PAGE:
Freda, the Creole-language narrative feature debut of actor-director Gessica Généus, is a film that hinges on a dilemma, a fraught existential crisis demanding resolution: whether to flee a country and renounce an identity, during their uneasy metamorphoses, or to stay and evolve in conjunction. Anthropology student Freda (Néhémie Bastien) lives in Port-au-Prince, working her family’s grocery store; her artist boyfriend Yeshua (Juancito Jean) wants her to leave with him for the Dominican Republic, where life, he thinks, will be easier. An evocative portrait of family foregrounds and exemplifies the Haiti of 2018, its vividly personal scope contextualized within and projected onto a nation’s political zeitgeist, of a young and imminent generation radicalized through economic and cultural stagnation. Filmed in the tumultuous present, Freda is a small miracle in itself, capturing a space of compelling immediacy through its interrogation of a national identity that continues to bear the traces of its violent colonial legacy.
Left by the French in their wake, this legacy endures in places large and small, more recent and ravaging than the world would let on. After its independence in 1804, Haiti continued to service the colonial coffers for over a century with the modern equivalent of USD 21 billion, forcibly making up for property — slaves, plantations — considered “lost” to the French; even in emancipation, exploitation remains in full swing. The white man’s influence extends to Haiti’s culture as well: Freda’s younger sister Esther (Djanaïna François) bleaches her skin and straightens her hair to fit a beauty standard not her own, desiring her body less than she does the desire that men project onto it. The scars of these historical incursions have not quite healed, their anxieties transmitted between kin, across generations. Much like the anger Freda feels for her mother when she feels helpless against the seismic violence around them, the reverse holds equally true: mothers warn daughters of the world they will inherit, a burden that will, some distant day in the future, be lifted off their shoulders. And lift the daughters shall. Despite the label of luxury placed upon the prospect of good education, it nonetheless remains central to the lives of youths, igniting impassioned discussions of and for their future, a vision less of the individual and more towards collective realization. What translates to “if we have to cut heads to save our country, then so be it” is scrawled across a classroom board, prompting arguments on what they need most: uncompromising revolt or democratic change. Even when the professor tries to pivot the debate away from the former, he receives an angry retort from the students; that they do not seek politics, but it is politics, rather, that seeks them.
It’s not uncommon for a film that approaches something so expansive with the intimacy of a familial and individual setting to become hobbled by the latter’s myopic scope, but Généus generally sidesteps this pitfall through a keenly aware engagement of the political. Conversations on generational traits and contradictions are set at eye-level, democratizing its headspace for a viewer whose engagement is predicated on their acknowledgement of these concerns. A protest sequence, shot with a free documentative hand, acquires just as much weight as Freda’s classroom scenes. Likewise, revolutionary sentiment and its attempted silencing never remains tethered to its intellectual and activist nodes; at an art gallery, white tourists comment on the prices of what they deem “just garbage put together”, appreciating the perfunctory beauty of these transformed leftovers but reluctant to recognize their forebears’ complicity in their production. (For Yeshua, these tourists are no better than pirates, pillaging his art for signifiers of a revolutionary end-point but disregarding their contextual nuances altogether.) These direct engagements with the audience comprise the narrative’s firmest sections, while beyond these, some of its quotidian backdrops seem tangential to Freda’s line of activism. Even so, the film rarely loses focus, even in its warmer tinctures; Karine Aulnette’s camera lights up the features of her black women protagonists, visually embodying the core of Généus’ frustratingly authentic history of emancipation. It’s a frustration rooted in both realism and aestheticism, and arguably more convincingly developed in the latter — as the consumption of art in various circles centers around the belief that its inherent value lies less in artistic ingenuity, but more in its cultural capital, that the only way for an outsider to achieve some semblance of breakthrough is to allow their suffering to be exploited. Here, Freda tries to step ahead of its own reception, acknowledging that it might tend to be seen only for its exotic Haitian origins onboard an international stage, and (somewhat overtly) asking to be considered on the terms of its own merit. Even so, it rarely permits commiseration, for lamenting has never discouraged the colonizers; instead, the proceedings refract a celebratory spirit, understanding that this is the best way to articulate and advocate for the nation’s artistic and political future.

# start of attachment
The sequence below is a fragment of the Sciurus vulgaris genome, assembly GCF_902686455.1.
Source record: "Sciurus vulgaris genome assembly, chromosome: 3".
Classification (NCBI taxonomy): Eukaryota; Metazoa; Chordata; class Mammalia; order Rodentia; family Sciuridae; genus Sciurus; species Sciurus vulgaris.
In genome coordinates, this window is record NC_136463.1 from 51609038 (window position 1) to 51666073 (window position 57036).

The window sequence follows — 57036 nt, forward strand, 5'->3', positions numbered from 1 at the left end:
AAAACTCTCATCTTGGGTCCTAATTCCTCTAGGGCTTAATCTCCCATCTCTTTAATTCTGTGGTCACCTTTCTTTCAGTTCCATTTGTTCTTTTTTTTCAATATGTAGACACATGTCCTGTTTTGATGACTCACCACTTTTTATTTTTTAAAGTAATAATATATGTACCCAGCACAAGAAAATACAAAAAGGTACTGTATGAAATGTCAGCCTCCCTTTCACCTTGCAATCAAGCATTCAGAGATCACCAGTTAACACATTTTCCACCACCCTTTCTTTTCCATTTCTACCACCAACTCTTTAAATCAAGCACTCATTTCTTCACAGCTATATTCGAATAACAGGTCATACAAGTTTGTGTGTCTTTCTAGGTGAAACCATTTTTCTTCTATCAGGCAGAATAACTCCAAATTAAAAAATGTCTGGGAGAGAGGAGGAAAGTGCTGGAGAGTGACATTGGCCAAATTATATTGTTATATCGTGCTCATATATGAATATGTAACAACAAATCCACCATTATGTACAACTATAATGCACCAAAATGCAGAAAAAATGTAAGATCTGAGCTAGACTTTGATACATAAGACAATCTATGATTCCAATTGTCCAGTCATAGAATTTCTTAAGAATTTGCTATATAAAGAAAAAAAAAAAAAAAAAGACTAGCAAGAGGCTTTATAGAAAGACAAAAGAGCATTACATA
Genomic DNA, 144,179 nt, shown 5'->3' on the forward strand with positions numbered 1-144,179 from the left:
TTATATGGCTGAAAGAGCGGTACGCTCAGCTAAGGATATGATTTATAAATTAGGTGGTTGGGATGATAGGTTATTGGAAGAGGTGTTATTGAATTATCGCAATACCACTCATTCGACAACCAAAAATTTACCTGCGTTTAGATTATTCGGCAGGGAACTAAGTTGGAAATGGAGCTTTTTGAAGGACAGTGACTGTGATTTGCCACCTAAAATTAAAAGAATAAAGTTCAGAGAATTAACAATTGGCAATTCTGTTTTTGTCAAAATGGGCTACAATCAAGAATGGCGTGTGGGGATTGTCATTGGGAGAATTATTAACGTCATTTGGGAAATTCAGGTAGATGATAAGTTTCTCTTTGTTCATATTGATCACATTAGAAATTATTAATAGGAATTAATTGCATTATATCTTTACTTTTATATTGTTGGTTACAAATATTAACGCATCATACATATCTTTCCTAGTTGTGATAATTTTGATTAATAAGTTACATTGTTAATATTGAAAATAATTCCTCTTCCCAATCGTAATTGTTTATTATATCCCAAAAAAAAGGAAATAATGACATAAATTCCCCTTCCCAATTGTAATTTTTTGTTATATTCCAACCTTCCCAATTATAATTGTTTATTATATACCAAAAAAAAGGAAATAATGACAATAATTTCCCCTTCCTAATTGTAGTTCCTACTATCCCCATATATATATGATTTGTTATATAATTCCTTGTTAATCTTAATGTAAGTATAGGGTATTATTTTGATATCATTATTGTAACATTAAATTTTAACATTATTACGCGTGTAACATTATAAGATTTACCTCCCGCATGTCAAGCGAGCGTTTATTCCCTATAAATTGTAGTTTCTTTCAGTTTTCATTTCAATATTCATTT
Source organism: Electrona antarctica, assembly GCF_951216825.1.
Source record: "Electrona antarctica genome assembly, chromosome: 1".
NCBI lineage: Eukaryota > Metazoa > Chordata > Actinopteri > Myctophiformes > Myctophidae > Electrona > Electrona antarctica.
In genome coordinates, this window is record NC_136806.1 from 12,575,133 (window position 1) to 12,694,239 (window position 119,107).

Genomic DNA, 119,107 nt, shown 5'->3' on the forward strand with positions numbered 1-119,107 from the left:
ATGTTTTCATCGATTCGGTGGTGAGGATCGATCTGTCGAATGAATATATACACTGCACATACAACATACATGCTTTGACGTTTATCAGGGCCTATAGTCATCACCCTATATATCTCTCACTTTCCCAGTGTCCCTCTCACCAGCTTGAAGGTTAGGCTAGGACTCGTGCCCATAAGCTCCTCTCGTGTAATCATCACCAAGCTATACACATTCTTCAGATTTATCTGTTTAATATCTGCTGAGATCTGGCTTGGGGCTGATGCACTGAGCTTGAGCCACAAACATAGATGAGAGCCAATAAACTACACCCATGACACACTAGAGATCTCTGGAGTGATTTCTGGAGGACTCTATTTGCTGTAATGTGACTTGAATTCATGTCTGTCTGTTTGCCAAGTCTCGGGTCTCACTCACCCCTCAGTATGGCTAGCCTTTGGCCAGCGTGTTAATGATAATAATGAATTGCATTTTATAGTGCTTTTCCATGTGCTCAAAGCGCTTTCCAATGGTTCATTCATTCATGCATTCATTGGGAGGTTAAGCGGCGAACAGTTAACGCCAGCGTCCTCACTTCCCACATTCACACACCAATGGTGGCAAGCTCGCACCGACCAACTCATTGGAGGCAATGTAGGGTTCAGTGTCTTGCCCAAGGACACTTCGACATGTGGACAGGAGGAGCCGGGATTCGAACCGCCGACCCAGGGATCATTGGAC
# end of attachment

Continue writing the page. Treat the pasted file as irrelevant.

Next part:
Published as part of Cannes Film Festival 2021 — Dispatch 5.